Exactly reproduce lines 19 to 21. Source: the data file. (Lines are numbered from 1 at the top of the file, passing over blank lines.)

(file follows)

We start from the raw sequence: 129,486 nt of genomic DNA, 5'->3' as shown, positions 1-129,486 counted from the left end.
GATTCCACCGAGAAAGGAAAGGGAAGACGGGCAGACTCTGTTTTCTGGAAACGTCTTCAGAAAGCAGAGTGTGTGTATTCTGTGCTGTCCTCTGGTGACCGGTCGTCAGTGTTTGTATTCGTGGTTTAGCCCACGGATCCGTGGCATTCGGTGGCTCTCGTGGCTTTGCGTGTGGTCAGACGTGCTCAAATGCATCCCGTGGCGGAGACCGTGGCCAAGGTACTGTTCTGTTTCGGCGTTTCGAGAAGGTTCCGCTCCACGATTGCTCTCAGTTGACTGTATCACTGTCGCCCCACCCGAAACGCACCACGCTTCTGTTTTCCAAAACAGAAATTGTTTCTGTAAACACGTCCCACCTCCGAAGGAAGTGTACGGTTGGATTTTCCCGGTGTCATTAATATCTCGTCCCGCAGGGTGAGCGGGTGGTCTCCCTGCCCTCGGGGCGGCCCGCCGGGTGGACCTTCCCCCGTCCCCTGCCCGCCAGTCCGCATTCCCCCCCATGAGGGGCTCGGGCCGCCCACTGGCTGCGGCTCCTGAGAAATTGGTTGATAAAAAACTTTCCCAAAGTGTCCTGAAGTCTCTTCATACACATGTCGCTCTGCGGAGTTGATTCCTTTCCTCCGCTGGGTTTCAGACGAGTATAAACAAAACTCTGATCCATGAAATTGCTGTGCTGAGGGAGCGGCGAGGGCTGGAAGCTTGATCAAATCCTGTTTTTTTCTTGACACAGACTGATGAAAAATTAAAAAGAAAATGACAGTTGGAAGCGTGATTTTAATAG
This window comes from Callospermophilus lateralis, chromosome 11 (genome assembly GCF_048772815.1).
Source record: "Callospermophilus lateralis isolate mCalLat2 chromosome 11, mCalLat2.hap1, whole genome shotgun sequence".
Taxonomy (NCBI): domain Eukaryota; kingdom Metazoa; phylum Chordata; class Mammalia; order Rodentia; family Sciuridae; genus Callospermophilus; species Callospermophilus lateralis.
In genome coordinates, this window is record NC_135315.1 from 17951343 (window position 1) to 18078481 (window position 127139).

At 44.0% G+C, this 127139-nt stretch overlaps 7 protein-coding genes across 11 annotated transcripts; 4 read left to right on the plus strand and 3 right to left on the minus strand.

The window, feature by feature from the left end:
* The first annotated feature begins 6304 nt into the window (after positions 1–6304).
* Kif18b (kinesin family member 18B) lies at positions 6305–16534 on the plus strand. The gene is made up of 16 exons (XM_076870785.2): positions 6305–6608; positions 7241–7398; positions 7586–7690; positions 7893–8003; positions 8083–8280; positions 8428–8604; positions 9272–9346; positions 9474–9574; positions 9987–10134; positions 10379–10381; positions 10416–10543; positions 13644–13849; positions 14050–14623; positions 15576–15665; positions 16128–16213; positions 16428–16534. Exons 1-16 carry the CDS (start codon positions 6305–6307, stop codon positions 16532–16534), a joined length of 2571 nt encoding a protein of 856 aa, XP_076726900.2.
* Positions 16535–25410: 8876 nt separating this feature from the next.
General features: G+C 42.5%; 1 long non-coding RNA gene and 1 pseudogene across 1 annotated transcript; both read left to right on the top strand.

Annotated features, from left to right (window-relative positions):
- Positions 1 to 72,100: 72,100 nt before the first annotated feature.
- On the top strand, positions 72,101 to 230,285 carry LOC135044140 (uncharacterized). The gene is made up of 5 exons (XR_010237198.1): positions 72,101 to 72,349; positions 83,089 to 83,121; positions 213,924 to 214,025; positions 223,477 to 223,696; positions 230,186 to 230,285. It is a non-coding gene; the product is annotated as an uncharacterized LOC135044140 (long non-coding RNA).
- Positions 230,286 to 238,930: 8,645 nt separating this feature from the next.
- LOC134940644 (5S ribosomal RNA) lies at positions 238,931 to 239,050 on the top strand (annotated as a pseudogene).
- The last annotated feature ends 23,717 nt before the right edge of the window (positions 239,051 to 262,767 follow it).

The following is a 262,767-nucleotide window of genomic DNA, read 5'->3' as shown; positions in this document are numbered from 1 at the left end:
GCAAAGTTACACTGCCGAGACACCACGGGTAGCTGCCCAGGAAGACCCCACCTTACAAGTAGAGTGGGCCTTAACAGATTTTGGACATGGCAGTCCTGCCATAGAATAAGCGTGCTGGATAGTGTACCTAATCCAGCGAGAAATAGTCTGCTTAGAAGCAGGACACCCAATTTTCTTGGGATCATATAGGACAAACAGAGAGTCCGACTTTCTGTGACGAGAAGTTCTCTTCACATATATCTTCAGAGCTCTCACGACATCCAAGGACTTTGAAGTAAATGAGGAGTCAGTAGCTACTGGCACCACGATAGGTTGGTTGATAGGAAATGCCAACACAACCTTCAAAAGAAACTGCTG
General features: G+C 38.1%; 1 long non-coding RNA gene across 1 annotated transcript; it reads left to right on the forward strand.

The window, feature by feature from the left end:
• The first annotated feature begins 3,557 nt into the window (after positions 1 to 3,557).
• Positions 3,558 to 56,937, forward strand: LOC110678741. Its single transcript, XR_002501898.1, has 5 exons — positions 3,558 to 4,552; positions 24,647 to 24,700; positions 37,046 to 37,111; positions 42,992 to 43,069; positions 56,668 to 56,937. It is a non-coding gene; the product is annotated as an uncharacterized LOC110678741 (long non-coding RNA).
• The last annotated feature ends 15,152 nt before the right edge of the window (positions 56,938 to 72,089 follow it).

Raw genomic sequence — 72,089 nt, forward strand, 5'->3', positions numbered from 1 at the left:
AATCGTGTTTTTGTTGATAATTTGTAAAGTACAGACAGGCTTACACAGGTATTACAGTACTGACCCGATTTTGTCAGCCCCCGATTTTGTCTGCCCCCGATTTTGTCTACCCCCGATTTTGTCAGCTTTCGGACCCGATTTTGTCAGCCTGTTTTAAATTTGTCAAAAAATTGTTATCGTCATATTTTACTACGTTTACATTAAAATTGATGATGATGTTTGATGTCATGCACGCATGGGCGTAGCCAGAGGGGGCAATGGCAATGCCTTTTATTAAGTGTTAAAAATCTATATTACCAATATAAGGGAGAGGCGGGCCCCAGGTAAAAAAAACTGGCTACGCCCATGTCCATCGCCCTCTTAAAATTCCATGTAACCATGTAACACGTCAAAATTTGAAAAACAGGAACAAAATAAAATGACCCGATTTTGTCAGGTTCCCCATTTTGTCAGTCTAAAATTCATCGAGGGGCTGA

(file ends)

The following is a 262,767-nucleotide window of genomic DNA, read 5'->3' as shown; positions in this document are numbered from 1 at the left end:
GCAAAGTTACACTGCCGAGACACCACGGGTAGCTGCCCAGGAAGACCCCACCTTACAAGTAGAGTGGGCCTTAACAGATTTTGGACATGGCAGTCCTGCCATAGAATAAGCGTGCTGGATAGTGTACCTAATCCAGCGAGAAATAGTCTGCTTAGAAGCAGGACACCCAATTTTCTTGGGATCATATAGGACAAACAGAGAGTCCGACTTTCTGTGACGAGAAGTTCTCTTCACATATATCTTCAGAGCTCTCACGACATCCAAGGACTTTGAAGTAAATGAGGAGTCAGTAGCTACTGGCACCACGATAGGTTGGTTGATAGGAAATGCCAACACAACCTTCAAAAGAAACTGCTG
General features: G+C 38.1%; 1 long non-coding RNA gene across 1 annotated transcript; it reads left to right on the forward strand.